In March 2013 NCWGE released a report urging the need to fight even harder against “barriers girls and women face in entering nontraditional fields.” Among its nine key recommendations to Congress: more federal funding and challenge grants to help states close the gender gaps in career and technical education (CTE); mandate every state to install a CTE gender equity coordinator; and impose harsher punishments on states that fail to meet “performance measures” –i.e. gender quotas.

Instead of spending millions of dollars attempting to transform aspiring cosmetologists into welders, education officials should concentrate on helping young people, male and female, enter careers that interest them. And right now, boys are the underserved population requiring attention.

The reluctance to face up to the boy gap is evident at every level of government

In the U.S., a powerful network of women’s groups works ceaselessly to protect and promote what it sees as female interest. But there is no counterpart working for boys—they are on their own. This contrasts dramatically with constructive, problem-solving approach of education leaders and government officials in Great Britain, Canada, and Australia. The British have their parliamentary “toolkit of effective practices” for educating boys—while Americans have the National Women’s Law Center’s Tools of the Trade: Using the Law to Address Sex Segregation in High School Career and Technical Education.

The reluctance to face up to the boy gap is evident at every level of government. In Washington, President Obama established a White House Council on Women and Girls shortly after taking office in 2009, declaring: “When our daughters don’t have the same education and career opportunities as our sons, that affects…our economy and our future as a nation.” On the other hand, the proposal for a Council for Boys and Men from a bi-partisan group of academics and political leaders has now been languishing in Secretary of Education Arne Duncan’s office for two years.

Similarly, in Maine, the Portland Press Herald ran an alarming story about the educational deficits of boys—reporting that high school girls outnumber boys by almost a 2-1 ratio in top-10 senior rankings, that men earn about 38 percent of the bachelor's degrees awarded by Maine's public universities, and that boys both rich and poor had fallen seriously behind their sisters. But the director of Women’s Studies at the University of Southern Maine, Susan Feiner, expressed frustration over the sudden concern for boys. “It is kind of ironic that a couple of years into a disparity between male and female attendance in college it becomes ‘Oh my God, we really need to look at this. The world is going to end.’”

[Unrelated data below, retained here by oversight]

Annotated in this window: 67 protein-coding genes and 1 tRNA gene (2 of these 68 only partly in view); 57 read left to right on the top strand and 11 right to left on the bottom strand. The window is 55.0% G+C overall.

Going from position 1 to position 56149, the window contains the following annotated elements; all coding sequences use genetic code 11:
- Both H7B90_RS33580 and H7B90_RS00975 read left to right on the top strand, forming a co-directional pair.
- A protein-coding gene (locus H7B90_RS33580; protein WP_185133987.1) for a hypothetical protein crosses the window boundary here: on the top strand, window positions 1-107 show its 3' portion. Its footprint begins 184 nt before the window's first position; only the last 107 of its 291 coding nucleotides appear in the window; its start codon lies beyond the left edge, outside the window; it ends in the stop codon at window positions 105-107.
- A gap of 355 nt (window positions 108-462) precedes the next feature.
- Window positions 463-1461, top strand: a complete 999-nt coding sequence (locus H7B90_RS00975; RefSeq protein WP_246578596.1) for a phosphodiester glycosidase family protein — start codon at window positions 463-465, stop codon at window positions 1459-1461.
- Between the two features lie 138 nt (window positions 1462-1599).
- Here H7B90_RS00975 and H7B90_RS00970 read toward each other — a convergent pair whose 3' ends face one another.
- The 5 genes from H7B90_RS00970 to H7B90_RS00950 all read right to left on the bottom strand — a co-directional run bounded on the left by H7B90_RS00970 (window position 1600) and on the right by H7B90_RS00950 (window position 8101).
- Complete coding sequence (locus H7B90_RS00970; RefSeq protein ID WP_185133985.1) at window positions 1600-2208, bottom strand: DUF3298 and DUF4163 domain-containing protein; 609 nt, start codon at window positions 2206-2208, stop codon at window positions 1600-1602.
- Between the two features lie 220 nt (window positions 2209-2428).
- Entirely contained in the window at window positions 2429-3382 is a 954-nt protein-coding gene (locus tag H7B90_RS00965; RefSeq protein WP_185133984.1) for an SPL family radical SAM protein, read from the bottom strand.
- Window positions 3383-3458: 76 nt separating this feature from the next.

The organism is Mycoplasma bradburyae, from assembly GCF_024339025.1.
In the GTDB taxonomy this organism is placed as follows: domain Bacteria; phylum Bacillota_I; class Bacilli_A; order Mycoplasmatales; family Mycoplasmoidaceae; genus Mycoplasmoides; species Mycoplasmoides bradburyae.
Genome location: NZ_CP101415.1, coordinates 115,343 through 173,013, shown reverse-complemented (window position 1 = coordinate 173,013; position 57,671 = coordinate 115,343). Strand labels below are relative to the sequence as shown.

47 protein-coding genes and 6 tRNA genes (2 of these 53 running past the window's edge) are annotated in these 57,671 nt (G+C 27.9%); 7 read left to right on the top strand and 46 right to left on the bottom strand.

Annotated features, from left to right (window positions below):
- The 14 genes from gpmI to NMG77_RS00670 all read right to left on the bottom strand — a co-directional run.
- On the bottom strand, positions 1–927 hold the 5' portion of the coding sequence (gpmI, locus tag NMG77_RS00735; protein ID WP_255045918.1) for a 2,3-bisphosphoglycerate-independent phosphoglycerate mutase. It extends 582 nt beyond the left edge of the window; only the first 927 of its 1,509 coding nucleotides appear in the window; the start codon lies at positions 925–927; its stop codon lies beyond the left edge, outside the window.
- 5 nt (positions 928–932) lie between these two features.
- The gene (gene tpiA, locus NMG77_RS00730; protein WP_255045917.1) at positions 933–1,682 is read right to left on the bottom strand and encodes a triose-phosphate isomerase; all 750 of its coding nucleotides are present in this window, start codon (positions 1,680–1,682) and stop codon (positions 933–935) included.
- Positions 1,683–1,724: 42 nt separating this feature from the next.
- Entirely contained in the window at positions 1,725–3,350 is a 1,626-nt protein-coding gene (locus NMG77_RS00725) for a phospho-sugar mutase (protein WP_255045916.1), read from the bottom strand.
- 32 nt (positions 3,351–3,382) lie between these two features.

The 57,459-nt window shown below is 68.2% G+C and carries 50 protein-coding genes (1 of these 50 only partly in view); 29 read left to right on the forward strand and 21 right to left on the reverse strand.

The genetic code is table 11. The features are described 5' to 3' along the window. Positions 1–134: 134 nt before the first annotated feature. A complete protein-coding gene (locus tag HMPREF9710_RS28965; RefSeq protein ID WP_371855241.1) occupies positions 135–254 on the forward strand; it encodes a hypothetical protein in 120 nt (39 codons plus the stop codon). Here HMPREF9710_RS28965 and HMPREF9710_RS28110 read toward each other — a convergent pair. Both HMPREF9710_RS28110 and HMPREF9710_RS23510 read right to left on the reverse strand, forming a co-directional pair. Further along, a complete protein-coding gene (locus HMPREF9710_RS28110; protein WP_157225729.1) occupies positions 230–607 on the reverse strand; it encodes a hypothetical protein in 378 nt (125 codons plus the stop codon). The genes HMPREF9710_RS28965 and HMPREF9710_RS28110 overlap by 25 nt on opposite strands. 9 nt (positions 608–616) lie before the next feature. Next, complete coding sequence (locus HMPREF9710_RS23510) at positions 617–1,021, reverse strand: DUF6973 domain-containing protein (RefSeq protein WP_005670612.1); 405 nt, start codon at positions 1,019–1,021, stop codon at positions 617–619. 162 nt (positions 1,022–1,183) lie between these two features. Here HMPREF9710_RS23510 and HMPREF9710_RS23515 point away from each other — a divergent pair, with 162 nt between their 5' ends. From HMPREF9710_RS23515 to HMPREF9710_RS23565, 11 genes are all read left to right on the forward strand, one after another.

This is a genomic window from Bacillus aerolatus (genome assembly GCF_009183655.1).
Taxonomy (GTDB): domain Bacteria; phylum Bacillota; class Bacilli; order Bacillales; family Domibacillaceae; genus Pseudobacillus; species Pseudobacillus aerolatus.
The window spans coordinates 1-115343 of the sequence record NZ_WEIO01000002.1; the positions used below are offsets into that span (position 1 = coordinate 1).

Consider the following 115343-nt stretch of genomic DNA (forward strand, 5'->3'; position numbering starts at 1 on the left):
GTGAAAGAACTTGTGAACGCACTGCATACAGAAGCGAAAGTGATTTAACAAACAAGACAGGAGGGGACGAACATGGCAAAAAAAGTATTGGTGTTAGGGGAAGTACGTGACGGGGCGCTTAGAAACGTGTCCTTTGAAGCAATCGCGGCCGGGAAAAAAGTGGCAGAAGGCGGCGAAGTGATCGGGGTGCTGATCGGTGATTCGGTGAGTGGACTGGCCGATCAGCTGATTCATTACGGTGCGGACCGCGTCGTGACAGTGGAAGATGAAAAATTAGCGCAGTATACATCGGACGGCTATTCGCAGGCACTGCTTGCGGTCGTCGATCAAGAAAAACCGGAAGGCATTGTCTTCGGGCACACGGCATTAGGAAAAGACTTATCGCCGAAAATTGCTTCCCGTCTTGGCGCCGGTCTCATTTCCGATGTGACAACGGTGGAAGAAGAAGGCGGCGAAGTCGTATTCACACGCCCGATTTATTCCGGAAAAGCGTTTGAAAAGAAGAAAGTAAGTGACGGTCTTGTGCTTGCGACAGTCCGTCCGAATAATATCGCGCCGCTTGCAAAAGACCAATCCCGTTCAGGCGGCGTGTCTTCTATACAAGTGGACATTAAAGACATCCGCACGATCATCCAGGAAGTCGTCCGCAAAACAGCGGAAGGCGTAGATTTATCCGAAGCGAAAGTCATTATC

Feiner’s complaint is understandable but seriously misguided. It was wrong to ignore women’s educational needs for so long, and cause for celebration when we turned our attention to meeting those needs. But turning the tables and neglecting boys is not the answer. Why not be fair to both? Great Britain, Australia, and Canada are Western democracies just as committed to gender equality as we are. Yet they are seriously addressing their boy gap. If they can do it, so can we.

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Christina Hoff Sommers is a resident scholar at the American Enterprise Institute. She is author of The War Against Boys and Freedom Feminism: Its Surprising History–and Why it Matters.